A: In 1987 Kenneth Arrow, an economics Nobel Prize winner and mentor of mine, said to me at Stanford: We’re holding a small conference in September in a place in the Rockies, in Santa Fe, would you go?
When a Nobel Prize winner asks you such a question, you say yes of course. So I went to Santa Fe.
We were about ten scientists and ten economists at that conference, all chosen by Nobel Prize winners. We talked about the economy as an evolving complex system.
Veni, vidi, vici
Brian came – and stayed: The unorthodox ideas discussed at the meeting and the “wild” and free atmosphere of thinking at “the Institute”, as he calls the Santa Fe Institute (SFI), thrilled him right away.
In 1988 Brian dared to leave Stanford and started to set up the first research program at Santa Fe. Subject was the economy treated as a complex system.
Q: What was so special about SF?
A: The idea of complexity was quite new at that time. But people began to see certain patterns in all sorts of fields, whether it was chemistry or the economy or parts of physics, that interacting elements would together create these patterns…To investigate this in universities with their particular disciplines, with their fixed theories, fixed orthodoxies–where it is all fixed how to do things–turned out to be difficult.
Take the economy for example. Until then people thought it was in an equilibrium. And there we came and proved, no, economics is no equilibrium! The Stanford department would immediately say: You can’t do that! Don’t do that! Or they would consider you to be very eccentric…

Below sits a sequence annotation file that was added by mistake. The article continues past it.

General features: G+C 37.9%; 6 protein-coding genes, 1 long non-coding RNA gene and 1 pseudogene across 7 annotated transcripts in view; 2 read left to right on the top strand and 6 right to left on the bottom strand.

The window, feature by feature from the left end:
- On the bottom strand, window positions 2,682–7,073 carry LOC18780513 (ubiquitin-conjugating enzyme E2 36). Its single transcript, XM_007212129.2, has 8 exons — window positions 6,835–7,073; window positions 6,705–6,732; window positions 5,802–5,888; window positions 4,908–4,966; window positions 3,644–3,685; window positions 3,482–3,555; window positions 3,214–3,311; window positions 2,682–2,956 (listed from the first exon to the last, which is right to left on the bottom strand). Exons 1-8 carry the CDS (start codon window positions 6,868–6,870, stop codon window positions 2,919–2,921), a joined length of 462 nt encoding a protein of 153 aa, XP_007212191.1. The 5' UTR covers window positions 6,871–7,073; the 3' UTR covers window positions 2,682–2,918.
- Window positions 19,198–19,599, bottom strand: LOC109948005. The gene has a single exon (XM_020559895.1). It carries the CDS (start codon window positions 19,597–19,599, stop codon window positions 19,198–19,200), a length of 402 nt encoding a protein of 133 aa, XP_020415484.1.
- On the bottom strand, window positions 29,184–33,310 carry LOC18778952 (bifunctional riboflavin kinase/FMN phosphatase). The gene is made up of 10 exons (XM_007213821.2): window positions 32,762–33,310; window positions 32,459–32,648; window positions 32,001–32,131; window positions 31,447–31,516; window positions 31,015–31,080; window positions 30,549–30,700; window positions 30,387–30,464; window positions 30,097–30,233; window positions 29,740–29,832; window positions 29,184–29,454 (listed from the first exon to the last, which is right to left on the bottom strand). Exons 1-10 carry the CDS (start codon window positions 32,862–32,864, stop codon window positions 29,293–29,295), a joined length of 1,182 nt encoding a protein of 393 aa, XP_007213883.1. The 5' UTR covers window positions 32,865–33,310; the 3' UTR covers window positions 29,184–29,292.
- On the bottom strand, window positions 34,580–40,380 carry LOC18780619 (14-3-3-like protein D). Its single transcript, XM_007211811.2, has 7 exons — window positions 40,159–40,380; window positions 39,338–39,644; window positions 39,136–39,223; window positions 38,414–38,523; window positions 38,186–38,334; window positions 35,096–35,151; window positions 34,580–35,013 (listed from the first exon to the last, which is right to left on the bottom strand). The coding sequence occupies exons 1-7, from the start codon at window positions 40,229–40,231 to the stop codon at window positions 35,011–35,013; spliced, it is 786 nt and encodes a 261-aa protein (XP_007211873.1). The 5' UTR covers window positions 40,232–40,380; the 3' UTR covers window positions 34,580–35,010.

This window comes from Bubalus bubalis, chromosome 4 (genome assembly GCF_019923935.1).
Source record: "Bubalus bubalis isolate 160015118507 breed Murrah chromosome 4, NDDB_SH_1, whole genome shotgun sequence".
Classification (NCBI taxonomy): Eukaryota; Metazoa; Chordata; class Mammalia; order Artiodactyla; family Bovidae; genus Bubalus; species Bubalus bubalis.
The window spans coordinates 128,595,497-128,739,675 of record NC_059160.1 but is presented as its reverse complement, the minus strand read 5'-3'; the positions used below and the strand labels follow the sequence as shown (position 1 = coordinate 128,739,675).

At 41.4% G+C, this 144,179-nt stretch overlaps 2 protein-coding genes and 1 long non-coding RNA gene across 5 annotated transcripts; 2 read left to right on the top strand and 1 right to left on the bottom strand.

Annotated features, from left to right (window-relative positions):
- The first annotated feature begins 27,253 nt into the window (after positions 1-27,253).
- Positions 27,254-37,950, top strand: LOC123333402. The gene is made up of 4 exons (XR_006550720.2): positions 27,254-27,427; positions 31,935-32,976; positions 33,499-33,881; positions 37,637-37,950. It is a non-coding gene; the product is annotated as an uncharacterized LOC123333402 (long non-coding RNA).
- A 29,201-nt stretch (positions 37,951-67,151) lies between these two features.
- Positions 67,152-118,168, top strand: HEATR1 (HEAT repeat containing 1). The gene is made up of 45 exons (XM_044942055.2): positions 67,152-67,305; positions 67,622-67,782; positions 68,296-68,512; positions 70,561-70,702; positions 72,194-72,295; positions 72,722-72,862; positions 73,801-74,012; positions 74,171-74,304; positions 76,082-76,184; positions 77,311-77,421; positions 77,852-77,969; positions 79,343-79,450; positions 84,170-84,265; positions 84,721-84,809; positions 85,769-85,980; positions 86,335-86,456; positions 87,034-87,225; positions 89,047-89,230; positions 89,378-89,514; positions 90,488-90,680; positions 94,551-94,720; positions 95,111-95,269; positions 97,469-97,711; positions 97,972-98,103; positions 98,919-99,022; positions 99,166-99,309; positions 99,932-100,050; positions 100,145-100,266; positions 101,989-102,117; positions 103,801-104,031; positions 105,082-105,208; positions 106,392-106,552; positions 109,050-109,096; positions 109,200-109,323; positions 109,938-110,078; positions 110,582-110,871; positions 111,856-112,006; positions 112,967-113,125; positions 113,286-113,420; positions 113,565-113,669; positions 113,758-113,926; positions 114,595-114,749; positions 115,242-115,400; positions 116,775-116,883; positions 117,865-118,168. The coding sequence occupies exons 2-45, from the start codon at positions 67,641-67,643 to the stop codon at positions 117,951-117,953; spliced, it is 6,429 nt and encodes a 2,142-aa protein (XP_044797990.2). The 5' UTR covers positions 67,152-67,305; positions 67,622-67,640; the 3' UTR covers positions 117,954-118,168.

So a bunch of senior fellows at Los Alamos in the 1980s thought it would be a good idea if there was an independent institute to research these common questions that came to be called complexity.
At Santa Fe you could talk about any science and any basic assumptions you wanted without anybody saying you couldn’t or shouldn’t do that.
Our group as the first there set a lot of this wild style of research. There were lots of discussions, lots of open questions, without particular disciplines… In the beginning there were no students, there was no teaching. It was all very free.
This wild style became more or less the pattern that has been followed ever since. I think the Hub is following this model too.
The magic formula for excellence
Q: Was this just a lucky concurrence: the right people and atmosphere at the right time? Or is there a pattern behind it that possibly could be repeated?
A: I am sure: If you want to do interdisciplinary science – which complexity is: It is a different way of looking at things! – you need an atmosphere where people aren’t reinforced into all the assumptions of the different disciplines.
This freedom is crucial to excellent science altogether. It worked out not only for Santa Fe. Take the Rand Corporation for instance, that invented a lot of things including the architecture of the internet, or the Bell Labs in the Fifties that invented the transistor. The Cavendish Lab in Cambridge is another one, with the DNA or nuclear astronomy…
The magic formula seems to be this:
First get some first rate people. It must be absolutely top-notch people, maybe ten or twenty of them.
Make sure they interact a lot.
Allow them to do what they want – be confident that they will do something important.
And then when you protect them and see that they are well funded, you are off and running.
Probably in seven cases out of ten that will not produce much. But quite a few times you will get something spectacular – game changing things like quantum theory or the internet.
Don’t choose programs, choose people
Q: This does not seem to be the way officials are funding science…
A: Yes, in many places you have officials telling people what they need to research. Or where people insist on performance and indices… especially in Europe, I have the impression, you have a tradition of funding science by insisting on all these things like indices and performance and publications or citation numbers. But that’s not a very good formula.